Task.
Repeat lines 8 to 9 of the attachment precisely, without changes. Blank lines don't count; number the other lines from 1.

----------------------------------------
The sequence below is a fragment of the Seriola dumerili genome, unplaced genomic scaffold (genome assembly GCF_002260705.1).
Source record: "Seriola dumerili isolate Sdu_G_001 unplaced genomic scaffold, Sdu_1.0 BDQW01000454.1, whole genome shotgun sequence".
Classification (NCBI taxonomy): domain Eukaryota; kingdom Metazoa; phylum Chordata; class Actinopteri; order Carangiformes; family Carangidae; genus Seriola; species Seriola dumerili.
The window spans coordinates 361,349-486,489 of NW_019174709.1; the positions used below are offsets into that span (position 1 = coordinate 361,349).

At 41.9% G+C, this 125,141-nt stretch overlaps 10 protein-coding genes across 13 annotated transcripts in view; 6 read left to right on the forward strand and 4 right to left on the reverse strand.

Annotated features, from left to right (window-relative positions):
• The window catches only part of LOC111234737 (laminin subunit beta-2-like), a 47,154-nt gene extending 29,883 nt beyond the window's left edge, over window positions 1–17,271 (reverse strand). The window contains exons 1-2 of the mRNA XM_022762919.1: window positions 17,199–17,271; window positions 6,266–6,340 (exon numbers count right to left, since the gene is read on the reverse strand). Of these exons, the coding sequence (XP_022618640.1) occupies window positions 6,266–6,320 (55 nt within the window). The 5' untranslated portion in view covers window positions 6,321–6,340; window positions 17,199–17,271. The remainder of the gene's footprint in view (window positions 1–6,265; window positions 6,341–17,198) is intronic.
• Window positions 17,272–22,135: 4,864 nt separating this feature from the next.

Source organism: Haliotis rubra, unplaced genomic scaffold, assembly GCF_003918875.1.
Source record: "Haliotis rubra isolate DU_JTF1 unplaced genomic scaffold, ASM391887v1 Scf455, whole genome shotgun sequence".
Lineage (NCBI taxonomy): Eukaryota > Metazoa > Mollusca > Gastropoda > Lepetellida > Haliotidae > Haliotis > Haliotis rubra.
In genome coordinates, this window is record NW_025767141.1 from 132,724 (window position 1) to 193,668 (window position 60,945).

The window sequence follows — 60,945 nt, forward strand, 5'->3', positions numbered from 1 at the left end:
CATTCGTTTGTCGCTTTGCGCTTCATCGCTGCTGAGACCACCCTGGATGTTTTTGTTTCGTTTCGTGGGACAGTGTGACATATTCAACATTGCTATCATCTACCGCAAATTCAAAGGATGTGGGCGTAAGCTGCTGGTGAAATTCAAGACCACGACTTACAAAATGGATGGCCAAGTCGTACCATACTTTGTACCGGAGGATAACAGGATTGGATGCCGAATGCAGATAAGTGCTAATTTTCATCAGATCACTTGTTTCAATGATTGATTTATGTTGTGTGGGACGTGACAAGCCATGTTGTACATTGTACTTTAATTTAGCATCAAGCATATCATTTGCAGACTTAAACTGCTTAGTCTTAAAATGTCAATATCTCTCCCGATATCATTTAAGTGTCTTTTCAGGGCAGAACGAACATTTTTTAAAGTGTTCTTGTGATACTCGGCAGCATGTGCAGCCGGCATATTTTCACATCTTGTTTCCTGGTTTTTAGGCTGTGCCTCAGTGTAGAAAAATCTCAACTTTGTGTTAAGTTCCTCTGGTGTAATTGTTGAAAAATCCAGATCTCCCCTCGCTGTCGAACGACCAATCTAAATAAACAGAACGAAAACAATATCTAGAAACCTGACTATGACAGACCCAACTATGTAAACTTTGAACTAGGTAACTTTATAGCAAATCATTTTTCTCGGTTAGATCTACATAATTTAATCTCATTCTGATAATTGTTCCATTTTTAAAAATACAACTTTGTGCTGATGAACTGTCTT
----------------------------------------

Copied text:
• Window positions 17,272–22,135: 4,864 nt separating this feature from the next.

Source organism: Haliotis rubra, unplaced genomic scaffold, assembly GCF_003918875.1.